What we most emphatically cannot countenance as an instance of retaliation is the mayor's response in the local newspaper to the charges against him. The newspaper quoted Bain's serious and damaging charges against the mayor, an elected official. He was entitled to respond in the same forum, to defend himself and to state what political judgments seemed appropriate so long as they were not defamatory—which these were not.... Although the commission's interpretations of the antidiscrimination laws are entitled to deference, its interpretations are subject to constitutional guarantees of freedom of speech. The interest in remedying discrimination is weighty but not so weighty as to justify what amounts to a restriction on core political speech.

Id. at 161. We agree with the Bain court. In this context, the Governor's public statements made in response to the charge of unlawful conduct are not actionable under the ICRA as a matter of law.

Godfrey also challenges the Governor's Office's failure to speak. By way of background, in November 2011 Godfrey was selected for membership on the board of directors of the National Academy of Social Insurance. Godfrey, or the public information officer at Iowa Workforce Development (of which the Iowa Division of Workers' Compensation is a part), wrote a press release praising Godfrey for the selection and forwarded the press release in an email to Albrecht, the Governor's communications director, with the question, "Thoughts?" Albrecht could not recall whether he responded to the email, but he testified agency public information officers were generally allowed to issue press releases without permission from the Governor's Office. Ultimately, the press release was not issued by anyone.

We conclude the failure to issue a positive press release is not a material adverse action. See, e.g., AuBuchon v. Geithner, 743 F.3d 638, 645 (8th Cir. 2014) (stating the failure to "adequately laud" the plaintiff's job performance was not unlawful retaliation); Crudder v. Peoria Unified Sch. Dist. No. 11, 468 F. App'x 781, 784 (9th Cir. 2012) (holding the employer's "failure to publish a press release announcing" the plaintiff's job promotion was not sufficient adverse action to support a retaliation claim); Leatherbury v. C & H Sugar Co., 911 F.Supp.2d 872, 882 (N.D. Cal. 2012) (withholding praise was not actionable adverse action), aff'd, 607 F. App'x 676 (9th Cir. 2015). Godfrey concedes as much in his brief, stating "this incident is likely not an adverse employment action all by itself."

Godfrey also claims Governor Branstad and his appointees acted unlawfully in exercising budgetary authority over the Division of Workers' Compensation. Specifically, Godfrey challenges the oversight of his budget by the director of workforce development. Second, Godfrey challenges the reversion of unused funds from the Division of Workers' Compensation back to the Department of Iowa Workforce Development. Third, Godfrey challenges the Governor's line-item veto of funds earmarked to the Division of Workers' Compensation for a new deputy director position.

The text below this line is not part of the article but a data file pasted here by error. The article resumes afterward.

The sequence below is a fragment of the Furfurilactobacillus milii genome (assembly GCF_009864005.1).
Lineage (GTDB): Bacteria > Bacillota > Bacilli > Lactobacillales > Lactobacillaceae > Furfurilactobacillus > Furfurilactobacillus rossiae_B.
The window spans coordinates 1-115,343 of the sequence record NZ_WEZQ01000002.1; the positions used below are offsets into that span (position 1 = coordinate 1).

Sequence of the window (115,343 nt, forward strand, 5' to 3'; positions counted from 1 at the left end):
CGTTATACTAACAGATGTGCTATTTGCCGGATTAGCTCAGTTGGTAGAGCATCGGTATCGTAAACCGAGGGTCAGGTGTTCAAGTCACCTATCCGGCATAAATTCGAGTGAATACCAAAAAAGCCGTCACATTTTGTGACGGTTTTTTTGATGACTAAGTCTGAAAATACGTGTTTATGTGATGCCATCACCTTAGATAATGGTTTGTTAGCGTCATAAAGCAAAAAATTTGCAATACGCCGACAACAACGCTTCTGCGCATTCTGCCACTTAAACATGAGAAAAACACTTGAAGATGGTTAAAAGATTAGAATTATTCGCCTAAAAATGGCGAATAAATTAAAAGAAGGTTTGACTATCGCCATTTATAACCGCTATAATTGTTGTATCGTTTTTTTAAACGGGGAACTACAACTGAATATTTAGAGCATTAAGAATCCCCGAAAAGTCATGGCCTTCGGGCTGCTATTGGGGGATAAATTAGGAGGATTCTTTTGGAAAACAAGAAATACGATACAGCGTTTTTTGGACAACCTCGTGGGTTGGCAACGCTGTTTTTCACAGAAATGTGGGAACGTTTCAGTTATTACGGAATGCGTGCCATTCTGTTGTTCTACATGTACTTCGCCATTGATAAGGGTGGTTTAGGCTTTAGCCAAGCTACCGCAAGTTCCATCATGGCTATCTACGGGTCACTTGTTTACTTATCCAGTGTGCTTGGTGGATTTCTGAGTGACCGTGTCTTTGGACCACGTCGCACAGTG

We hold none of these acts of alleged discrimination or retaliation constitute actionable adverse action. First, the Governor's management of the budget of a department of the executive branch and the exercise of the line-item veto are constitutional powers to be exercised wholly at the discretion of the governor and cannot serve as grounds for a claim under the ICRA. See Iowa Const. art. III, § 16 (setting forth veto power); id. art. IV, § 1 (vesting the supreme executive power of this state in the governor). Second, the director of workforce development has statutory authority to "prepare, administer, and control the budget of the department and its divisions," which includes the Division of Workers' Compensation. Iowa Code § 84A.1(3)(a). The director of workforce development's oversight of the Division of Workers' Compensation is thus not unlawful; it is statutorily required. Godfrey's contention that the director exercised undue scrutiny of the division's budget does not rise to the level of adverse action. See also Forkkio v. Powell, 306 F.3d 1127, 1132 (D.C. Cir. 2002) (stating aggressive supervision did not support a claim for retaliation); Davis v. Verizon Wireless, 389 F.Supp.2d 458, 478 (W.D.N.Y. 2005) ("Moreover, increased scrutiny or general monitoring does not rise to the level of an adverse employment action."). Third, the reduction in the budget of a government agency or the denial of additional financial support to a government agency, generally, is harm or injury to the agency and not the plaintiff managing the agency. In the absence of a showing of harm or injury to the plaintiff, the conduct does not rise to the level of an adverse action. See Burlington N., 548 U.S. at 67, 126 S. Ct. at 2414. Thus, the denial of funding or additional support to a government agency "cannot be the basis for a retaliation claim." Taylor v. Mills, 892 F.Supp.2d 124, 145 (D.D.C. 2012) (quoting Rattigan v. Gonzales, 503 F.Supp.2d 56, 76 (D.D.C. 2007)). "To hold otherwise would give every overworked [government] employee in an understaffed office fodder for a [discrimination] claim." Rattigan, 503 F. Supp. 2d at 76; see also Warner v. Vance-Cooks, 956 F.Supp.2d 129, 170 (D.D.C. 2013) (holding that elimination of staff positions in government office plaintiff supervised was not a materially adverse action).